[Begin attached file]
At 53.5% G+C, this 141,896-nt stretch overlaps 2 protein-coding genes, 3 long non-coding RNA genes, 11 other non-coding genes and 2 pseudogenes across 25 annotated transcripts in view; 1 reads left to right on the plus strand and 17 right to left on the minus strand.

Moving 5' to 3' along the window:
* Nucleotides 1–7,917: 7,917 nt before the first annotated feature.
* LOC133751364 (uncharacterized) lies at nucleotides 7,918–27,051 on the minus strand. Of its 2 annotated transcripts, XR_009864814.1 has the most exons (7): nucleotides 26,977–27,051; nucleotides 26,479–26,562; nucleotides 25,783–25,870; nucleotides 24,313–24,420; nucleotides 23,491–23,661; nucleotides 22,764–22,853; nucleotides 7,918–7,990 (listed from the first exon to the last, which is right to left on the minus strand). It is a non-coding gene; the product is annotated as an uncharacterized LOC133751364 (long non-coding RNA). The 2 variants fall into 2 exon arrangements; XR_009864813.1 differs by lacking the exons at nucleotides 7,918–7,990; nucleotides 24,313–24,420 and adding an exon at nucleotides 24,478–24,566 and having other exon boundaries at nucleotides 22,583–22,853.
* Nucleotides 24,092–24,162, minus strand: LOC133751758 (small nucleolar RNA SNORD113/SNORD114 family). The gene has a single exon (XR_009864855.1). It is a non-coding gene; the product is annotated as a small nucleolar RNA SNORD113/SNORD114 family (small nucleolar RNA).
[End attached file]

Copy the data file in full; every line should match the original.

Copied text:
At 53.5% G+C, this 141,896-nt stretch overlaps 2 protein-coding genes, 3 long non-coding RNA genes, 11 other non-coding genes and 2 pseudogenes across 25 annotated transcripts in view; 1 reads left to right on the plus strand and 17 right to left on the minus strand.

Moving 5' to 3' along the window:
* Nucleotides 1–7,917: 7,917 nt before the first annotated feature.
* LOC133751364 (uncharacterized) lies at nucleotides 7,918–27,051 on the minus strand. Of its 2 annotated transcripts, XR_009864814.1 has the most exons (7): nucleotides 26,977–27,051; nucleotides 26,479–26,562; nucleotides 25,783–25,870; nucleotides 24,313–24,420; nucleotides 23,491–23,661; nucleotides 22,764–22,853; nucleotides 7,918–7,990 (listed from the first exon to the last, which is right to left on the minus strand). It is a non-coding gene; the product is annotated as an uncharacterized LOC133751364 (long non-coding RNA). The 2 variants fall into 2 exon arrangements; XR_009864813.1 differs by lacking the exons at nucleotides 7,918–7,990; nucleotides 24,313–24,420 and adding an exon at nucleotides 24,478–24,566 and having other exon boundaries at nucleotides 22,583–22,853.
* Nucleotides 24,092–24,162, minus strand: LOC133751758 (small nucleolar RNA SNORD113/SNORD114 family). The gene has a single exon (XR_009864855.1). It is a non-coding gene; the product is annotated as a small nucleolar RNA SNORD113/SNORD114 family (small nucleolar RNA).